The condition of Moshe Shapira, the most seriously injured among the five Cabinet ministers wounded in Tuesday’s Knesset bombing, showed a marked improvement today. He exchanged notes with a neighboring patient in Hadassah Hospital. Prime Minister David Ben Gurion, who also was reported recovering steadily from splinter wounds in the hand and who was expected to leave the hospital Saturday.
The Minister of Religious Affairs was permitted visitors today for the first time. One of them was Sephardic Chief Rabbi Yitzhak Nissim. Mr. Shapira told the Chief Rabbi he had been deeply moved by reports of the prayers recited in his behalf in synagogues in Israel and in the United States.
Mrs. Golda Meir, Israel’s Foreign Minister, limping slightly but smiling, was released from the hospital this morning after treatment for leg wounds. She told reporters she expected to attend tonight’s gala dinner at the King David Hotel here for the 100-man United Jewish Appeal study mission.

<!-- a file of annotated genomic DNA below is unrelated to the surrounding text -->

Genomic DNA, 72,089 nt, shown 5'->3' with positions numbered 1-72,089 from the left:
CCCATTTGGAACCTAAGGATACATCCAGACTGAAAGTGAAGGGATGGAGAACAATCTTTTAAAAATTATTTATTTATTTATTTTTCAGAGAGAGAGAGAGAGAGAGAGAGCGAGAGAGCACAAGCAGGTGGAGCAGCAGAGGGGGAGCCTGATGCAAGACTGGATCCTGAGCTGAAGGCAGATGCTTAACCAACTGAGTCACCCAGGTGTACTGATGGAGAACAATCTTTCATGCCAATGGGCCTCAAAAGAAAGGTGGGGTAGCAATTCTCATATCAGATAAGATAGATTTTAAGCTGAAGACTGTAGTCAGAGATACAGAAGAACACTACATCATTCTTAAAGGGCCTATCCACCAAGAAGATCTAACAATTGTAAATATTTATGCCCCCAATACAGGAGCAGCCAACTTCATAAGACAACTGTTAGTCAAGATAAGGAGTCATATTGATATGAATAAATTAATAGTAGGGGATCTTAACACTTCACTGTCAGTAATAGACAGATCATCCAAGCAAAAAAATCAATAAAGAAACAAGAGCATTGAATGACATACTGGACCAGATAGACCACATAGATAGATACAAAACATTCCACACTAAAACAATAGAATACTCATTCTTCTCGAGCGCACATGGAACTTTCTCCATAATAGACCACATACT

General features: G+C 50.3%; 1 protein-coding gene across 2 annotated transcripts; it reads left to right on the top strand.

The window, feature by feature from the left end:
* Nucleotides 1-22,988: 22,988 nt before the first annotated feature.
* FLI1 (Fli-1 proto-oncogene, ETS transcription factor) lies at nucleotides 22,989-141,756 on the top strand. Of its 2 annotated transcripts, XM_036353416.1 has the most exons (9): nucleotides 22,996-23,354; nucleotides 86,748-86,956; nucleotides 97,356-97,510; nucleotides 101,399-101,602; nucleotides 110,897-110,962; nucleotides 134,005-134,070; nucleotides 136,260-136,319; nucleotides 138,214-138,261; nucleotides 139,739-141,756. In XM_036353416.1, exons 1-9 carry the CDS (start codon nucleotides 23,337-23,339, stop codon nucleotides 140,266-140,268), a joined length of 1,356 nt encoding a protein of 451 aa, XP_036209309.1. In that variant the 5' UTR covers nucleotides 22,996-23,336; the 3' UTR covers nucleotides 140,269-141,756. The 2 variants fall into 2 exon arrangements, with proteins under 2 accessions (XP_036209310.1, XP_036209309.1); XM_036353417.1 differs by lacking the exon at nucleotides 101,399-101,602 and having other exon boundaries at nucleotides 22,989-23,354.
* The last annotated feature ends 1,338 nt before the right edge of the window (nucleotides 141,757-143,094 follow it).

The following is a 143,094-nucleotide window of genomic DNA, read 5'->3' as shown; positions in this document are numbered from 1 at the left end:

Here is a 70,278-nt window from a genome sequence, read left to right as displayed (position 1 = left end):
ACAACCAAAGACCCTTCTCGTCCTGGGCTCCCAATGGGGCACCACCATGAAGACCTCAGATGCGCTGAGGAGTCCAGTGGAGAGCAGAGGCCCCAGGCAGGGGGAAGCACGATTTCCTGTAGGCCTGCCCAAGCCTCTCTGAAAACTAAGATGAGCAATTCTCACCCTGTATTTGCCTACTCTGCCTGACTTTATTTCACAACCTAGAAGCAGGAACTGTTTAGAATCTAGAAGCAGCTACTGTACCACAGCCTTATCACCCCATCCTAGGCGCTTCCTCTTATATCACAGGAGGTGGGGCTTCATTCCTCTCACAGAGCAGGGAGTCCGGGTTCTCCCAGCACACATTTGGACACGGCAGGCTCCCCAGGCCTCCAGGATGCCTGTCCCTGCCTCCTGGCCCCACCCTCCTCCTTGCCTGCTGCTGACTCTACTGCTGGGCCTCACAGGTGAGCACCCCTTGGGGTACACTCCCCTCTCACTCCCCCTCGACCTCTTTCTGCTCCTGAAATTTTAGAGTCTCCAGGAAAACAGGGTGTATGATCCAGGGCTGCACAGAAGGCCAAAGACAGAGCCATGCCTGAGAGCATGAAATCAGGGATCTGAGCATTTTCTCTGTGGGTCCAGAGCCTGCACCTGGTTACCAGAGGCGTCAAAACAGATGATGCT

Moshe Carmel, the Minister of Transport, who suffered a broken arm when the hand grenade exploded near the Minister’s table in the Knesset during a foreign policy debate, may be able to leave the hospital in a week or so, hospital authorities said.
Moshe Douek, the 25-year-old grenade thrower, was arraigned in magistrate’s court this morning and entered a plea of guilty to charges of attempted murder. Magistrate Yaacov Bazak ignored a plea from Douek, an immigrant from Iraq who has a record of treatment for mental illness, that “there is no need to keep me behind closed doors in order to carry on a trial,” and granted a police request for a 15-day detention.
An official police communique tonight stated that no evidence had been found that Douek had any accomplices or that his wholesale assassination attempt had any motive except personal ones due to his mental condition. Inquiry established that the hand grenade he used and two others found at his home had been stolen from the army.
The Archive of the Jewish Telegraphic Agency includes articles published from 1923 to 2008. Archive stories reflect the journalistic standards and practices of the time they were published.